Not all those who sleuth court records or retrieve legal documents should fall under scrutiny.  We do not advocate for an end to anyone’s ability to search court records; there are many arenas where this is perfectly appropriate and should be left alone.  We do advocate the censorship of PII for recipients of structured settlement annuities.  In short: leave them alone.

Support annuitant privacy by signing the petition.  Click here to sign.

The following is a review and unveiling of each of the two new sites. Both are part of the same movement we’re starting which we call, collectively, the Ethics Initiative. We’ve always believed that business should be conducted in as clean a manner as possible, and have always striven to do so. We are dismayed at the level of prominence that scraping, in particular, has reached in an industry that doesn’t need the bad press; and more importantly, we’re hoping you’ll join us in trying to clean it up. is dedicated to the collection and dissemination of information directly pertinent to maintaining cleanliness in the factoring industry. Relevant regulations, statutes, etc. are posted and explained in order to arm anyone who wants to prepare themselves for potential harassment by unscrupulous actors in the factoring industry. For example, brokers and annuitants should be aware of and well versed in the existence and application of the Telephone Consumer Protection Act, which is clear regarding the solicitation of potential clientele by phone-using businesses – and really, what business isn’t using a telephone? Violating the TCPA has clear consequences, but like most things in government, the question isn’t the intent or application of relevant regulation, but the enforceability. Simply put: no one can enforce anything if no one’s reporting wrongdoing. As far as the government is concerned, if there’s no squawking, there’s no problem. It’s time to squawk.

Another aspect of that we’re pleased to announce is an oft-overlooked reality of the industry: there are many aliases in use. At first glance one might say, “Wow, what a competitive marketplace!” Well hold on, just because there are a bunch of different names being thrown out there doesn’t mean they’re competitors. This site will collect and expose all factoring companies and their known aliases. We do not seek to rate any of them nor do we seek to dissuade their use, per se – but we do believe that transparency in the secondary market can only help. There’s no reason that legitimate business will be harmed by exposing these aliases. The notion of “Let the buyer beware!” echoes true here; but with this information in hand, brokers and annuitants can both breathe a little easier knowing who’s-who in a seemingly crowded marketplace. is dedicated specifically to annuitants and brokers who want to have a more active role in standing against anyone who violates the TCPA. We’re working with an attorney to establish a class-action suit against anyone found to be in violation of the TCPA with an annuitant. If you’re an annuitant and you’ve been receiving constant phone calls and you want them to stop – say no more, sign up and provide a testimonial and you’ll be added to the list of people to contact for reference. Only if you’re comfortable taking the next step by joining in the class-action suit will we share your information with any attorney that the Project is working with. You’ll call the shots. We’ll help get you the tools for your freedom from harassment.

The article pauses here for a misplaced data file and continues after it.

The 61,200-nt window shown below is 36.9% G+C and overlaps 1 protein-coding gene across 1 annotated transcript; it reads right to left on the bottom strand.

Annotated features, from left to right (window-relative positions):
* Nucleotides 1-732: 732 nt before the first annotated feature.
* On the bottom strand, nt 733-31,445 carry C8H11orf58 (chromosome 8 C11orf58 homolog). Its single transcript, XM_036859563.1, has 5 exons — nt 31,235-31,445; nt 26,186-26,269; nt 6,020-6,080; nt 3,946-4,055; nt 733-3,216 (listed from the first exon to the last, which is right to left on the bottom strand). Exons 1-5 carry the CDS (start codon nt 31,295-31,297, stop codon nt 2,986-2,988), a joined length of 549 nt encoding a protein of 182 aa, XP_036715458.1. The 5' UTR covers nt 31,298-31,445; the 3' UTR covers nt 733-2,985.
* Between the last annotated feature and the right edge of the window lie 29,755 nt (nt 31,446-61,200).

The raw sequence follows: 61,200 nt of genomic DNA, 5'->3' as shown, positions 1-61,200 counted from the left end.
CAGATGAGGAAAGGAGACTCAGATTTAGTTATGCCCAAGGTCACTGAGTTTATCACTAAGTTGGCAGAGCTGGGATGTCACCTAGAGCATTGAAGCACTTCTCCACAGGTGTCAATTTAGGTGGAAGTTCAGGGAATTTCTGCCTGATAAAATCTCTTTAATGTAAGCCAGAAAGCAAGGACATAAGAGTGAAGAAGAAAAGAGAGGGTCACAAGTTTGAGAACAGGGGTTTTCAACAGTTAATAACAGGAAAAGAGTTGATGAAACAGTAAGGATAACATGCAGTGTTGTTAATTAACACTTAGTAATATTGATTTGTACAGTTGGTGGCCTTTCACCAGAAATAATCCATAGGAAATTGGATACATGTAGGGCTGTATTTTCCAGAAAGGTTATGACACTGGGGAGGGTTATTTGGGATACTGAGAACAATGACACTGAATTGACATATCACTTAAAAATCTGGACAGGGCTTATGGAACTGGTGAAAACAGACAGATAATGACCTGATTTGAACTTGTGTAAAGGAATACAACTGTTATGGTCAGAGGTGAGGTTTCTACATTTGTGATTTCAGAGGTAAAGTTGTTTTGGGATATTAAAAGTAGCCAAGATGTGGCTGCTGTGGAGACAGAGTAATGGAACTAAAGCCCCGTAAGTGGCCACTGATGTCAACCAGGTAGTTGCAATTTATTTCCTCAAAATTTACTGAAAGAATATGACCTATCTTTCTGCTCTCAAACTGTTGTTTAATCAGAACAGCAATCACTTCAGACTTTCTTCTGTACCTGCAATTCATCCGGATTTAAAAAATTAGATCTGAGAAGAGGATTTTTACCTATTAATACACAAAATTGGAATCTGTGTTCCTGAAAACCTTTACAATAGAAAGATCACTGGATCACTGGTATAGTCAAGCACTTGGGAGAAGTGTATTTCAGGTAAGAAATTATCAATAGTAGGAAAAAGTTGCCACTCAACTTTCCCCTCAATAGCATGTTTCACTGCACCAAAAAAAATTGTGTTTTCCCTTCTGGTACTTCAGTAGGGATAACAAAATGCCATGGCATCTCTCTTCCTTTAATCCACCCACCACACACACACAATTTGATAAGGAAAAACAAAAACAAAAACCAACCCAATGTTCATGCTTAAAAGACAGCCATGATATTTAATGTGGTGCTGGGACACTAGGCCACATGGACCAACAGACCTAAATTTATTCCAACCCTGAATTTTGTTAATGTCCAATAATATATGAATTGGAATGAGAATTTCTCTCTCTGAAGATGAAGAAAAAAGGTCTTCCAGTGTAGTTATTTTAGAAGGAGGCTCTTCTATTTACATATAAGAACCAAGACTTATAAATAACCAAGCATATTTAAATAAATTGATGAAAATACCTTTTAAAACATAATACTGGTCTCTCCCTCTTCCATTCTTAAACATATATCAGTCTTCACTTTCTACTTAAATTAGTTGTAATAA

If you, a broker, are tired of hearing, both from your clients and through the grapevine, that yet-another annuitant is being harassed non-stop then we implore you to pick up the phone or open your e-mail client and let us know. Only through cooperation can we put a stop to behavior that shouldn’t even be going on in the first place. Scraping can stop. Harassment can stop. Ethics isn’t just jargon to throw around to generate buzz or get web-clicks. Ethical concerns are as serious as anyone’s bottom line – and our stance is that annuitants shouldn’t be taken advantage of to pad a predator’s bottom line.

We look forward to contact and cooperation for the Ethics Initiative as we get the ball rolling.